“At last year’s forum, I concluded that the State itself has become the biggest risk. And I think this needs to be addressed once again,” he began.
The president noted that all the international rating agencies and statistic collectors say the same thing ¬ that the political state of Mongolia is uncertain and is becoming unfriendly to do business with.
“Change and progress are happening slowly, currency is still an issue, and the inflation rate is still an issue. The MNT has no power, although our economy is growing; we have plenty of livestock but meat prices are rising; and we are endowed with a stupendous amount of coal but we import energy. Officials want to do as they please on their whim. Today, the issues are handled differently depending on who holds the power and who is elected, and not with the best solutions. Investment has slowed down substantially, even stopped, and in other cases is flowing out, all due to political instability,” said the president.
“The economy fell significantly last year and this is a big sign. Dropping from 17 percent GDP growth to 12 percent is a big sign that something is wrong… There needs to be an integrated policy that includes transportation, production, infrastructure, and everything.”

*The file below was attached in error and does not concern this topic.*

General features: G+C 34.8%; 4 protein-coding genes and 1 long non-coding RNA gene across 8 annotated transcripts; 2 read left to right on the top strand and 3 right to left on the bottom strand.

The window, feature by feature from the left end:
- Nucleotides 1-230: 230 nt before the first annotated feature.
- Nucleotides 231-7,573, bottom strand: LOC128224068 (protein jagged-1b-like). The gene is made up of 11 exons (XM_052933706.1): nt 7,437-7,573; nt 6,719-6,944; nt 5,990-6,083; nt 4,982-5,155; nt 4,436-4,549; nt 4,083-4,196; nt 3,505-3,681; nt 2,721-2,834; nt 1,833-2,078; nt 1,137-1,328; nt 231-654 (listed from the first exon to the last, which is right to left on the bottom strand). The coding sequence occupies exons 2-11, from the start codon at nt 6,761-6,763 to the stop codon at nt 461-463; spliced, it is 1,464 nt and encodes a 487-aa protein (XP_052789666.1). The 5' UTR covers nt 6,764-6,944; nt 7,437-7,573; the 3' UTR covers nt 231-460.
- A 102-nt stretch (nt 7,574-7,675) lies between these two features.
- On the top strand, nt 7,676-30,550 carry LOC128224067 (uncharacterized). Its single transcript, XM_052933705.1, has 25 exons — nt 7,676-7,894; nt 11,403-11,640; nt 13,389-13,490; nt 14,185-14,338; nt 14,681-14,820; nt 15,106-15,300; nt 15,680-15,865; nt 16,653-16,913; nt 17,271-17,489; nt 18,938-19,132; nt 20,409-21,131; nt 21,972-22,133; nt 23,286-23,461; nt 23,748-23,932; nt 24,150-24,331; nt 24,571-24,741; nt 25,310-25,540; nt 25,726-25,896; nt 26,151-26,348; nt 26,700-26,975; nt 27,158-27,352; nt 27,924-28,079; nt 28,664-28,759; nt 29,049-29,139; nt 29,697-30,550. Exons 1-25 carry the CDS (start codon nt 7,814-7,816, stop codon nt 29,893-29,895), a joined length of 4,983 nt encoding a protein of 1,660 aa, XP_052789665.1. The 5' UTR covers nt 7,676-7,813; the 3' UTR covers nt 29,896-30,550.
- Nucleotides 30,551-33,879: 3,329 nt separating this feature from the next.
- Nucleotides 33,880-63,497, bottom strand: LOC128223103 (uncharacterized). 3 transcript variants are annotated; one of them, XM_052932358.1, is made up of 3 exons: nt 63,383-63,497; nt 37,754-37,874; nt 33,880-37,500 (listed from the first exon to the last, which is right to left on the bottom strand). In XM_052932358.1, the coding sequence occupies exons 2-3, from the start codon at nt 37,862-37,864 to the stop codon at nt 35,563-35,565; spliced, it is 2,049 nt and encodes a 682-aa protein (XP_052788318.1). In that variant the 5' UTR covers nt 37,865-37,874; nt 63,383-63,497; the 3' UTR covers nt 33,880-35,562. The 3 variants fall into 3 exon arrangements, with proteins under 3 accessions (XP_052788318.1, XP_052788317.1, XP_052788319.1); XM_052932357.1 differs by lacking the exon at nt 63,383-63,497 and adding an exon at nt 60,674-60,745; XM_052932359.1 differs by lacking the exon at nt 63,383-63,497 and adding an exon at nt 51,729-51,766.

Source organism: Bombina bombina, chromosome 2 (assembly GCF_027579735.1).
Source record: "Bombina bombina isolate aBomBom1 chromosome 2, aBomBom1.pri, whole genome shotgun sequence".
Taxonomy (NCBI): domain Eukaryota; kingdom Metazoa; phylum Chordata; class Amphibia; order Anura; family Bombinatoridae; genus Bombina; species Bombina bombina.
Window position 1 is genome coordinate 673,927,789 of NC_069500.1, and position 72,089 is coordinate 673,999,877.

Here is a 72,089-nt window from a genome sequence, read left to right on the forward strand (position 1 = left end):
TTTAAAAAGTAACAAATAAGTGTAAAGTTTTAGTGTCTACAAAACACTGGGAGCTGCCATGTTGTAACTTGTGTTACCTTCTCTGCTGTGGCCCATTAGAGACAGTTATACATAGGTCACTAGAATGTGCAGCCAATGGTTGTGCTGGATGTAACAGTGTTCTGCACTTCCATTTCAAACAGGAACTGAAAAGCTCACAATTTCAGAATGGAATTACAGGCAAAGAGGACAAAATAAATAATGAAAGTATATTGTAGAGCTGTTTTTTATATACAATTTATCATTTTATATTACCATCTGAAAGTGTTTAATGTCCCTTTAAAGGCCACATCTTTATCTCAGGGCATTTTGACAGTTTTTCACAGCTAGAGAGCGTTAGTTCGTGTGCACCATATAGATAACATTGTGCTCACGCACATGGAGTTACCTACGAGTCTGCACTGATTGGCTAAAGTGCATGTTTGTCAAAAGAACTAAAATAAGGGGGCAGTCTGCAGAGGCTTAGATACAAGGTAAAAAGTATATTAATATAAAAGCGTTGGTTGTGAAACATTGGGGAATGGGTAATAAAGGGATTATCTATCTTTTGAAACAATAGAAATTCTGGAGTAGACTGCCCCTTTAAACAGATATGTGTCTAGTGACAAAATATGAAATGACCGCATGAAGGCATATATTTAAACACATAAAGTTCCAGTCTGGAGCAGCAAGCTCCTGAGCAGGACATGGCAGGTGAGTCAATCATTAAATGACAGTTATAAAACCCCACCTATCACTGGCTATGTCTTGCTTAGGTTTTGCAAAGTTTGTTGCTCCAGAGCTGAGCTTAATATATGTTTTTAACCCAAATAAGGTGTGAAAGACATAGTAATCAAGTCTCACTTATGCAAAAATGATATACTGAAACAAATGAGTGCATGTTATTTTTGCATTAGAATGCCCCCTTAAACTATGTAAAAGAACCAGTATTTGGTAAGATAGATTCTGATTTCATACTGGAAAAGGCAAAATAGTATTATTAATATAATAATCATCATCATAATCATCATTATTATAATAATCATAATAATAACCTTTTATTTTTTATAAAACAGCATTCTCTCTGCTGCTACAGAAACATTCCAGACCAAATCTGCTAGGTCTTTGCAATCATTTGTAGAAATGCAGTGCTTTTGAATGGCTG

“The job of the politician is to set policies – it is not a field where one makes profit. We are at a point where the ministries are trying to build railways and roads. The private sector should do it. It’s a business opportunity.”
According to the president, Mongolia ranked 93rd out of 140 countries on a global competitiveness report, with a score of 3.9, which has not changed for two years. Compared to similar developing nations in the region, Mongolia ranked 15th out of 15 countries for three consecutive years.
“The number one reason is political instability, followed by infrastructure, and education,” said President Ts.Elbegdorj.
The president urged officials to standardize and quantify so that Mongolia is able to know where they are in terms of development, and how much it has progressed. “The State is not officials nor politicians, but rights, laws, and discipline,” he said.